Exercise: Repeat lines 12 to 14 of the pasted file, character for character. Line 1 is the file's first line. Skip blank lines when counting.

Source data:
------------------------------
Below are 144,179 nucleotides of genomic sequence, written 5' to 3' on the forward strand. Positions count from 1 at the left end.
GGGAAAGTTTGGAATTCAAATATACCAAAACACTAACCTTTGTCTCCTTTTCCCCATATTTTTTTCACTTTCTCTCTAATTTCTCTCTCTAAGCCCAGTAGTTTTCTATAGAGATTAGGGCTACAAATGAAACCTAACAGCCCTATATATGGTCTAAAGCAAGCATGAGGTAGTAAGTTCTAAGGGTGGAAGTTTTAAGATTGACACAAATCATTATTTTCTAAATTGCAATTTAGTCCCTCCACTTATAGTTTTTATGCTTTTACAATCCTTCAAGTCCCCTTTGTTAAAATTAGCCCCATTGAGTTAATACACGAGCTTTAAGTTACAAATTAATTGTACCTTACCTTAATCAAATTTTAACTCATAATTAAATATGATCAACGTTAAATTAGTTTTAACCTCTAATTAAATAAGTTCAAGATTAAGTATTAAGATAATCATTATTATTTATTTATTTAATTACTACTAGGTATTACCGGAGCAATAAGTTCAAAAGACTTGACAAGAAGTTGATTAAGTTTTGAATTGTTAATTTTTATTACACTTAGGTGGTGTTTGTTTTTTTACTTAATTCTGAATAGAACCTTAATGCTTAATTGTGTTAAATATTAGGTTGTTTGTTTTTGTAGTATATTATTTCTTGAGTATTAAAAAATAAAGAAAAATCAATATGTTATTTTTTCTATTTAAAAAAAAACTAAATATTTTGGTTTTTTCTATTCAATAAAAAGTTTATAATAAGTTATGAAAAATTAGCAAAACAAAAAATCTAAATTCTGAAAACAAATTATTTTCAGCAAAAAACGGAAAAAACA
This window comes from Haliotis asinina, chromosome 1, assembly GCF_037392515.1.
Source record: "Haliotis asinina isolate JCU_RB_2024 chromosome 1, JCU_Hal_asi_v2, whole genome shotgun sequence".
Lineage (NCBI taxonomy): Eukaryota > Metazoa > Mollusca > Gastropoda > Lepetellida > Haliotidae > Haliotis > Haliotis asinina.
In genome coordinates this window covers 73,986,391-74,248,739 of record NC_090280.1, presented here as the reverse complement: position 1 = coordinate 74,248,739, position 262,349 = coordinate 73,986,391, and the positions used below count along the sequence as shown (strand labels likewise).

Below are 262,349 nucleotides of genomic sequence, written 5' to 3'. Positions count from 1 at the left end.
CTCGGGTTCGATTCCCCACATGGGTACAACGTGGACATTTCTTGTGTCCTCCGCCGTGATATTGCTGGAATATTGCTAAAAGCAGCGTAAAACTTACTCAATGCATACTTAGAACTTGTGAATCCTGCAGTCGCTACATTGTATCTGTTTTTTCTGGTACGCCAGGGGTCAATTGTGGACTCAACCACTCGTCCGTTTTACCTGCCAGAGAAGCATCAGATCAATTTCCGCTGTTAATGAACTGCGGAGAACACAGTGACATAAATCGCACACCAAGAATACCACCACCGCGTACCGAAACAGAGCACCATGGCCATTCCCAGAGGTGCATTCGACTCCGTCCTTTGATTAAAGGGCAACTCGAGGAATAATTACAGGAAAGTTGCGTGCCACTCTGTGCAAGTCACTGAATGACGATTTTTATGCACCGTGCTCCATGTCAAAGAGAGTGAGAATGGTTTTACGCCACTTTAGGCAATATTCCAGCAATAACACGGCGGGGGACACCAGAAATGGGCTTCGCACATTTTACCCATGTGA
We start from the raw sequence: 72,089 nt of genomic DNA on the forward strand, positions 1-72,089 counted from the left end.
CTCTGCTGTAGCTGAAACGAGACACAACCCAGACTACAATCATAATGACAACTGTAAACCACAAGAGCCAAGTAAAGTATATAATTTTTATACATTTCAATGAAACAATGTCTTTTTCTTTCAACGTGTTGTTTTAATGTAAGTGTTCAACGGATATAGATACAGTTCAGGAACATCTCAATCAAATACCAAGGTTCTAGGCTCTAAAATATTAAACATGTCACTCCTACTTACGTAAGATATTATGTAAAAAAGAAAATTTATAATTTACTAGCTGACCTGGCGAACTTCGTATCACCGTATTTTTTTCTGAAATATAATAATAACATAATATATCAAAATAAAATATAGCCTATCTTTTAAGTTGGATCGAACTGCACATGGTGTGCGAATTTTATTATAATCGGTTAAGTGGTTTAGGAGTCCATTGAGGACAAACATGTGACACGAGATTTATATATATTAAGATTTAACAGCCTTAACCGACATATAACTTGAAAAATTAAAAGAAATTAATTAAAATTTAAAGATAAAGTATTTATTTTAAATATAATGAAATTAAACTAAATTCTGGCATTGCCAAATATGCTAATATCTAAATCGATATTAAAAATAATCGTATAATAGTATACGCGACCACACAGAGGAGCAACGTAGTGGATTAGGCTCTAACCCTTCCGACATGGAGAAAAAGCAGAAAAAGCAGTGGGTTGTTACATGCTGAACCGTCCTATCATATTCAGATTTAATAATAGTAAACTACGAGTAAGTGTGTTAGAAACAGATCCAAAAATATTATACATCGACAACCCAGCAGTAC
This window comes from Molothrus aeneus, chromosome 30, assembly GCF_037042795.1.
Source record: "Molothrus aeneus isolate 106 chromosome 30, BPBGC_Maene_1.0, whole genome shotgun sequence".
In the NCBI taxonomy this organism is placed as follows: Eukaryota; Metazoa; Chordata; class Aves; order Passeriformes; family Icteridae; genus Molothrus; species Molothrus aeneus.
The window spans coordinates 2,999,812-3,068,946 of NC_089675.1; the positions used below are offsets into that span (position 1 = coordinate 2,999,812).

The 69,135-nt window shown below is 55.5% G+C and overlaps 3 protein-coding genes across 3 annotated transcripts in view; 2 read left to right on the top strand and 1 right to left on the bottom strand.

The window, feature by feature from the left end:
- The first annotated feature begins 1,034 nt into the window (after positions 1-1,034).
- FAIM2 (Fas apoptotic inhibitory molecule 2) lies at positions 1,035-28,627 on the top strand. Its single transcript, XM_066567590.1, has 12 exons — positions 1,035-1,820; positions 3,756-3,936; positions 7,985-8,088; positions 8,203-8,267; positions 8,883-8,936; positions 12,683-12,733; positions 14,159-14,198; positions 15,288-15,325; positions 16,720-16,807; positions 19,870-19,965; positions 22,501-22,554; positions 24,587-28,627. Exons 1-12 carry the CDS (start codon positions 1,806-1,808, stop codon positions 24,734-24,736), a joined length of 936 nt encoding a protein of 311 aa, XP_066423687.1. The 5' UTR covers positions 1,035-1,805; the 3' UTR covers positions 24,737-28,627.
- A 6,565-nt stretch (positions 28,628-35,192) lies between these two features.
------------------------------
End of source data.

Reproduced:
Source record: "Molothrus aeneus isolate 106 chromosome 30, BPBGC_Maene_1.0, whole genome shotgun sequence".
In the NCBI taxonomy this organism is placed as follows: Eukaryota; Metazoa; Chordata; class Aves; order Passeriformes; family Icteridae; genus Molothrus; species Molothrus aeneus.
The window spans coordinates 2,999,812-3,068,946 of NC_089675.1; the positions used below are offsets into that span (position 1 = coordinate 2,999,812).